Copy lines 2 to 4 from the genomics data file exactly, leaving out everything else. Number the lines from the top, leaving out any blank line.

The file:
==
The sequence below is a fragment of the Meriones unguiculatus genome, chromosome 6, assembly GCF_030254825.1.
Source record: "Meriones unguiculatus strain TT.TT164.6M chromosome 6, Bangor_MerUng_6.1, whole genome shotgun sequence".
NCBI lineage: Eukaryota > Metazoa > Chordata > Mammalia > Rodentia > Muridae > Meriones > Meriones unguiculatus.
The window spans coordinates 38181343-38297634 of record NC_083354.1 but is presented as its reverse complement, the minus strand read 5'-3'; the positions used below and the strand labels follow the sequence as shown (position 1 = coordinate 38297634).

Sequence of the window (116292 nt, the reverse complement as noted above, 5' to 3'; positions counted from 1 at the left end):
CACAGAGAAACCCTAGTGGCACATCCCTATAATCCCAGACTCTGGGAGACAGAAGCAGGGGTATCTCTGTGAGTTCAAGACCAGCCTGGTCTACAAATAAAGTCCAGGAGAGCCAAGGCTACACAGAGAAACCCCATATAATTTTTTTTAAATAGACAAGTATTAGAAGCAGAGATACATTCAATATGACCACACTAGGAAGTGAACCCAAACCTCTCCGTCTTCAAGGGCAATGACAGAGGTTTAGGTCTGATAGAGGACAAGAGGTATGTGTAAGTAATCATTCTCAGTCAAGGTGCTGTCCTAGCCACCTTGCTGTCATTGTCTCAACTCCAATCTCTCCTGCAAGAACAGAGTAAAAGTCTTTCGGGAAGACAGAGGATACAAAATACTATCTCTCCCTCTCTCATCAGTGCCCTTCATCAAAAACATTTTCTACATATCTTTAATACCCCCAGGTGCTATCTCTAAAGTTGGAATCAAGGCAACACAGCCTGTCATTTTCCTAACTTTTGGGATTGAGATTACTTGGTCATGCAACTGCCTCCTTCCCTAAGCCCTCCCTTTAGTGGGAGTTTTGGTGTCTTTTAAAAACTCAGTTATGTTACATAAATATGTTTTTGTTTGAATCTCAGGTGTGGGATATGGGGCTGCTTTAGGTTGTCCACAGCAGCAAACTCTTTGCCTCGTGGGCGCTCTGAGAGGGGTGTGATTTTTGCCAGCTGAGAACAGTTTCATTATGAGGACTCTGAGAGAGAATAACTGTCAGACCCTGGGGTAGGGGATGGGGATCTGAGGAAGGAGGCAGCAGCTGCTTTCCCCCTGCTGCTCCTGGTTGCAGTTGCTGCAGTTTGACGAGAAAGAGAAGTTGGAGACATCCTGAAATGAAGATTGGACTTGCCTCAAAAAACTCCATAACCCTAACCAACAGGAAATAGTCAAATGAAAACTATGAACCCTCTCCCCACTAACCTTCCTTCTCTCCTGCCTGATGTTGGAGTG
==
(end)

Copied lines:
Source record: "Meriones unguiculatus strain TT.TT164.6M chromosome 6, Bangor_MerUng_6.1, whole genome shotgun sequence".
NCBI lineage: Eukaryota > Metazoa > Chordata > Mammalia > Rodentia > Muridae > Meriones > Meriones unguiculatus.
The window spans coordinates 38181343-38297634 of record NC_083354.1 but is presented as its reverse complement, the minus strand read 5'-3'; the positions used below and the strand labels follow the sequence as shown (position 1 = coordinate 38297634).